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Sunday, March 4, 2012

Tonight in Music: Lost Lander, La Sera, MarchFourth & More

Posted by Ned Lannamann on Sun, Mar 4, 2012 at 11:52 AM


LOST LANDER, DANA BUOY
(Rontoms, 600 E Burnside) It's easy to find solace in a sunken cavern of vintage furniture, booze, and low lighting. Easier still when local orchestral rock outfit Lost Lander—fresh off a tour and still-awesome debut—score your Sunday night at Rontoms to great, dramatic effect. All for the just-right price of free. WILL ELDER


LA SERA, COLD SHOWERS, WL
(Holocene, 1001 SE Morrison) Upon advance listening, La Sera's second album, Sees the Light, evokes the absolute best nuances of '60s girl groups—rollicking, saccharine melodies and captivating vocals—without the careful poses, the matching outfits, and most importantly, the blaring naivetÉ. This is not Katy Goodman's first time around the block, and while her solo project began as hazy pop-punk experimentation, it seems she's found a way to hone in on that classic sweetness without hemming in the rougher edges. For instance, songs like "Break My Heart" or "Please Be My Third Eye" contain seemingly simple, beckoning hooks sung luminously over a guitar whose distorted drive could only be described as reckless; it's a startling juxtaposition at first, but it's not long before everything makes perfect sense. RAQUEL NASSER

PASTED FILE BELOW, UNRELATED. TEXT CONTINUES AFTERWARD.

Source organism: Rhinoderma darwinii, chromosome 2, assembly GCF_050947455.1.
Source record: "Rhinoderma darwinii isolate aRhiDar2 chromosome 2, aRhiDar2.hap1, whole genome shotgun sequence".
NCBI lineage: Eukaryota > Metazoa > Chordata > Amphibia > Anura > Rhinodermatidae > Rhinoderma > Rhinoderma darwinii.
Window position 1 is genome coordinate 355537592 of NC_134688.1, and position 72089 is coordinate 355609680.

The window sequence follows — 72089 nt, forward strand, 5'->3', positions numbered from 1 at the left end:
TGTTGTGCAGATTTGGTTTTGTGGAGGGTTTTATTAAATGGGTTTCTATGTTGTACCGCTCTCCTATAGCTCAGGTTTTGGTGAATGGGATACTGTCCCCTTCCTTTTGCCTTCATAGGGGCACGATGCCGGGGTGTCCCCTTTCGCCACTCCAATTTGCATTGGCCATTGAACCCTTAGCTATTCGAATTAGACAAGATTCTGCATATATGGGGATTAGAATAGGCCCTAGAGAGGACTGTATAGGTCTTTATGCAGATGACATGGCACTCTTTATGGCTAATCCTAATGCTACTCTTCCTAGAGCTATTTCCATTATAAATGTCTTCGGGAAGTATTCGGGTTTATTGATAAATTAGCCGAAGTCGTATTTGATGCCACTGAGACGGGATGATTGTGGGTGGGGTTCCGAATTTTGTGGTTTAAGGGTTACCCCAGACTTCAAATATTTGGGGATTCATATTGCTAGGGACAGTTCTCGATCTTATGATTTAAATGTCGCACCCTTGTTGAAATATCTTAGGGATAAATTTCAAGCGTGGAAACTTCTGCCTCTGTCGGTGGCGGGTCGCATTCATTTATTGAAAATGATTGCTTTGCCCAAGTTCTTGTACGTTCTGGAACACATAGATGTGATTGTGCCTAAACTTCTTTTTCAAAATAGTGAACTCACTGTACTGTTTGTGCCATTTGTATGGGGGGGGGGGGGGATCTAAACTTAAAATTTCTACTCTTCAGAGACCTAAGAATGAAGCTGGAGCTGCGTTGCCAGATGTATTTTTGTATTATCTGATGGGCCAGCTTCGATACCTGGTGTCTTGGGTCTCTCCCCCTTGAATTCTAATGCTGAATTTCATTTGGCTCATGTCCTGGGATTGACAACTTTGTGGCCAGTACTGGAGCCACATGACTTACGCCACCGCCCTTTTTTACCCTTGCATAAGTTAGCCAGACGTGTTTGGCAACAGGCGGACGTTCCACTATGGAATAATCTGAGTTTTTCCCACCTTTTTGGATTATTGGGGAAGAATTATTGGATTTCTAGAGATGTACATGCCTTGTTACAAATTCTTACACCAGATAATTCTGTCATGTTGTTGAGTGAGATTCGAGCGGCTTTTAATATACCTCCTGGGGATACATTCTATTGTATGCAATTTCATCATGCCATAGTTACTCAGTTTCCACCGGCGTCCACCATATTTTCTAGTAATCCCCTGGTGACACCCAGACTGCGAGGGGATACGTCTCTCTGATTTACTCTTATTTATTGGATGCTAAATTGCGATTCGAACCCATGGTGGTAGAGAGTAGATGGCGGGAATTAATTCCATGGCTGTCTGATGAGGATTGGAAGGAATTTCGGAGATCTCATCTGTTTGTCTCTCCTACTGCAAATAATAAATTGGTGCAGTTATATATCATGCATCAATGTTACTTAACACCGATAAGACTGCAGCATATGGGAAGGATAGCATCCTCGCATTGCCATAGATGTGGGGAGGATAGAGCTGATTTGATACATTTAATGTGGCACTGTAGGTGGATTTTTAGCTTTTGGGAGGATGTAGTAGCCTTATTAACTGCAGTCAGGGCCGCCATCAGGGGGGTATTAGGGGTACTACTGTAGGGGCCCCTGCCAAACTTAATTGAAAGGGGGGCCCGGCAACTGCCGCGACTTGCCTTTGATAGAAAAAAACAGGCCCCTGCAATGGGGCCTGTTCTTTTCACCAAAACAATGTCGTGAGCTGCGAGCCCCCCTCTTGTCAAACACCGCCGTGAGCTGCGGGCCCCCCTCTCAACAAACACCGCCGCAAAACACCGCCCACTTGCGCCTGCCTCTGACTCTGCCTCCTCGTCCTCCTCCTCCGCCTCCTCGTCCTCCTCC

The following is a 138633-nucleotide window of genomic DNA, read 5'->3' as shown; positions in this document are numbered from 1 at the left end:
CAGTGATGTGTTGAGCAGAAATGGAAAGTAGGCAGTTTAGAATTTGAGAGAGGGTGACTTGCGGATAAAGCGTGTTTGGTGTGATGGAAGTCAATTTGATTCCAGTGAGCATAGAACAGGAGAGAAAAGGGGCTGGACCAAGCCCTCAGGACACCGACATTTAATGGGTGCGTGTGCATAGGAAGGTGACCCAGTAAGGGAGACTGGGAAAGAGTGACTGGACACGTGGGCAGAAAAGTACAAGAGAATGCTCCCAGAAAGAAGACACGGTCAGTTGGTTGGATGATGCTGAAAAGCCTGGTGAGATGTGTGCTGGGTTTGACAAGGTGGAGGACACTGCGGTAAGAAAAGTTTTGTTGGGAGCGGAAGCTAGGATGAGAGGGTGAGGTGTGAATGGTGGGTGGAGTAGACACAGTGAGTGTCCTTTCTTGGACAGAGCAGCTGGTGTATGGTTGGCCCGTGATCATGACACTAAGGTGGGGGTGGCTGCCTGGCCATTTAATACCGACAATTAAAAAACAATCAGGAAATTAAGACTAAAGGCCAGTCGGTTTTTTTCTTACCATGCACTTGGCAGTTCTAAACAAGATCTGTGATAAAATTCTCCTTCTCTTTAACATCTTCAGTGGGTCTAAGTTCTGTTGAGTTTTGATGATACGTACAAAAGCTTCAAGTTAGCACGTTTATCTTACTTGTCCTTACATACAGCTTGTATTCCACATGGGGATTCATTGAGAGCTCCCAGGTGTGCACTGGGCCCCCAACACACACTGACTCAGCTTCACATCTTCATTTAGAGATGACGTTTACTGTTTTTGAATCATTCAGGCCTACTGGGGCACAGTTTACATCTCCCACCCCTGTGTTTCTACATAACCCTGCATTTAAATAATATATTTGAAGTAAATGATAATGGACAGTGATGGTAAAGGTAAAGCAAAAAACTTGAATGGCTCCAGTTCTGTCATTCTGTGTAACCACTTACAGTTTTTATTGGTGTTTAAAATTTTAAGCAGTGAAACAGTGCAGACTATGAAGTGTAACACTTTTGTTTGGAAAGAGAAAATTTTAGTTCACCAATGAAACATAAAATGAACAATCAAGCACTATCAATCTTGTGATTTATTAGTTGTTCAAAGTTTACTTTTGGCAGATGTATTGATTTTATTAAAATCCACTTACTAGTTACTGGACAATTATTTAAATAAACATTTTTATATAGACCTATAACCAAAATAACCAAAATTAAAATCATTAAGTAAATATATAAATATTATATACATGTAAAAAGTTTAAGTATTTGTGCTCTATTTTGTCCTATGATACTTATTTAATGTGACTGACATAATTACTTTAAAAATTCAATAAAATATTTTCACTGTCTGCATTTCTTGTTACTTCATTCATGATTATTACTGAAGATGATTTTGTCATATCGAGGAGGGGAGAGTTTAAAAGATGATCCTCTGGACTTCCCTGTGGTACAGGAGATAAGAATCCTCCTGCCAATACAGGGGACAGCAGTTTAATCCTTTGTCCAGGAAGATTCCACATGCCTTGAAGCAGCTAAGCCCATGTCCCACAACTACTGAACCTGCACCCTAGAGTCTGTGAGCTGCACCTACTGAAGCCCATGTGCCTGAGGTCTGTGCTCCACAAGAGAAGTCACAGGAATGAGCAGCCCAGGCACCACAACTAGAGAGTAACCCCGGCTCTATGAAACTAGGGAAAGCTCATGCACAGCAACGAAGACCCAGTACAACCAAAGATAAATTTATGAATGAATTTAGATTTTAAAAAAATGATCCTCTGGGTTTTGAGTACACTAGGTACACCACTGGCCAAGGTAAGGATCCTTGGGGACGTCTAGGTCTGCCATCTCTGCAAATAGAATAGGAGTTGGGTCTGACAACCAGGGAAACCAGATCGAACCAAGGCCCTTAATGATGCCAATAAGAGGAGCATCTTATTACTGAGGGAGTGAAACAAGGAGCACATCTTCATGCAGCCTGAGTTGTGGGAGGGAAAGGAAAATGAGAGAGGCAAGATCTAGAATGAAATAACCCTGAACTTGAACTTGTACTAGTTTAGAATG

MARCHFOURTH MARCHING BAND
(Crystal Ballroom, 1332 W Burnside) Will saxophone-playing stilt-walkers ever get old? Portland's raucous marching band, MarchFourth Marching Band, is getting a little long in the tooth: Today is their ninth birthday blowout party, and they're celebrating with two shows! Even after nearly a decade, no one throws a party like a punk-rock marching band. SARAH MIRK


SHOOK TWINS, JOHN CRAIGIE, ASHIA GRZESIK
(Mississippi Studios, 3939 N Mississippi) In the song "Window," Shook Twins fantasize about teleporting to the 1960s, hanging out, and dropping acid. This is ironic because, while they do seem to have mastered time travel, it is evidently in the opposite direction: With their acoustic guitar, banjo, and long golden hair, their appearances suggest that they learned their craft at the knee of Pete Seeger or Woody Guthrie. But Shook Twins are far more than an identical dose of nostalgia. By combining loops, surprising use of a wah-wah pedal, and beatboxing, they make even their most traditional melodies sound innovative. These things are important, but Shook Twins would manage to draw crowds with nothing more than their spine-tingling harmonies, delivered in voices that are nearly indistinguishable. REBECCA WILSON

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